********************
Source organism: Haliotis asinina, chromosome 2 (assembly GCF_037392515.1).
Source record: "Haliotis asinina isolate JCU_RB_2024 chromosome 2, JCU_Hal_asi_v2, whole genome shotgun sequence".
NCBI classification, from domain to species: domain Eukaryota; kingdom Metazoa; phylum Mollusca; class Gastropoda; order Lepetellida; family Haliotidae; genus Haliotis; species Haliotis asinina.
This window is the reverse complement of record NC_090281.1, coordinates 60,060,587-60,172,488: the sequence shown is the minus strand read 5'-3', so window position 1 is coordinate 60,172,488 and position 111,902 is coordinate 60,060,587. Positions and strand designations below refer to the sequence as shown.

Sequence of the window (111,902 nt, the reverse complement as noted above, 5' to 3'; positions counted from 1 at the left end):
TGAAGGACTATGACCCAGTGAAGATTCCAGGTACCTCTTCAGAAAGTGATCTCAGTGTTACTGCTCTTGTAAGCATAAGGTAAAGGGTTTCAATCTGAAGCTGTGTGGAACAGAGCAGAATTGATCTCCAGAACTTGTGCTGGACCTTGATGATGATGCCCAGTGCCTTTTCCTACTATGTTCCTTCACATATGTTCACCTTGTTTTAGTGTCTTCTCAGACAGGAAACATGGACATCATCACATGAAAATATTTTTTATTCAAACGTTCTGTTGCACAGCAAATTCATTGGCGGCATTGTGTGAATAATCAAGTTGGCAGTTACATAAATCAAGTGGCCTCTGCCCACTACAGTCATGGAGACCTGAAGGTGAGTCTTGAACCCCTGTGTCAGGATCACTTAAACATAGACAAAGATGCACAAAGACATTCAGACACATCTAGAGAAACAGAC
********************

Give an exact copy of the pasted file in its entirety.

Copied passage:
Source organism: Haliotis asinina, chromosome 2 (assembly GCF_037392515.1).
Source record: "Haliotis asinina isolate JCU_RB_2024 chromosome 2, JCU_Hal_asi_v2, whole genome shotgun sequence".
NCBI classification, from domain to species: domain Eukaryota; kingdom Metazoa; phylum Mollusca; class Gastropoda; order Lepetellida; family Haliotidae; genus Haliotis; species Haliotis asinina.
This window is the reverse complement of record NC_090281.1, coordinates 60,060,587-60,172,488: the sequence shown is the minus strand read 5'-3', so window position 1 is coordinate 60,172,488 and position 111,902 is coordinate 60,060,587. Positions and strand designations below refer to the sequence as shown.

Sequence of the window (111,902 nt, the reverse complement as noted above, 5' to 3'; positions counted from 1 at the left end):
TGAAGGACTATGACCCAGTGAAGATTCCAGGTACCTCTTCAGAAAGTGATCTCAGTGTTACTGCTCTTGTAAGCATAAGGTAAAGGGTTTCAATCTGAAGCTGTGTGGAACAGAGCAGAATTGATCTCCAGAACTTGTGCTGGACCTTGATGATGATGCCCAGTGCCTTTTCCTACTATGTTCCTTCACATATGTTCACCTTGTTTTAGTGTCTTCTCAGACAGGAAACATGGACATCATCACATGAAAATATTTTTTATTCAAACGTTCTGTTGCACAGCAAATTCATTGGCGGCATTGTGTGAATAATCAAGTTGGCAGTTACATAAATCAAGTGGCCTCTGCCCACTACAGTCATGGAGACCTGAAGGTGAGTCTTGAACCCCTGTGTCAGGATCACTTAAACATAGACAAAGATGCACAAAGACATTCAGACACATCTAGAGAAACAGAC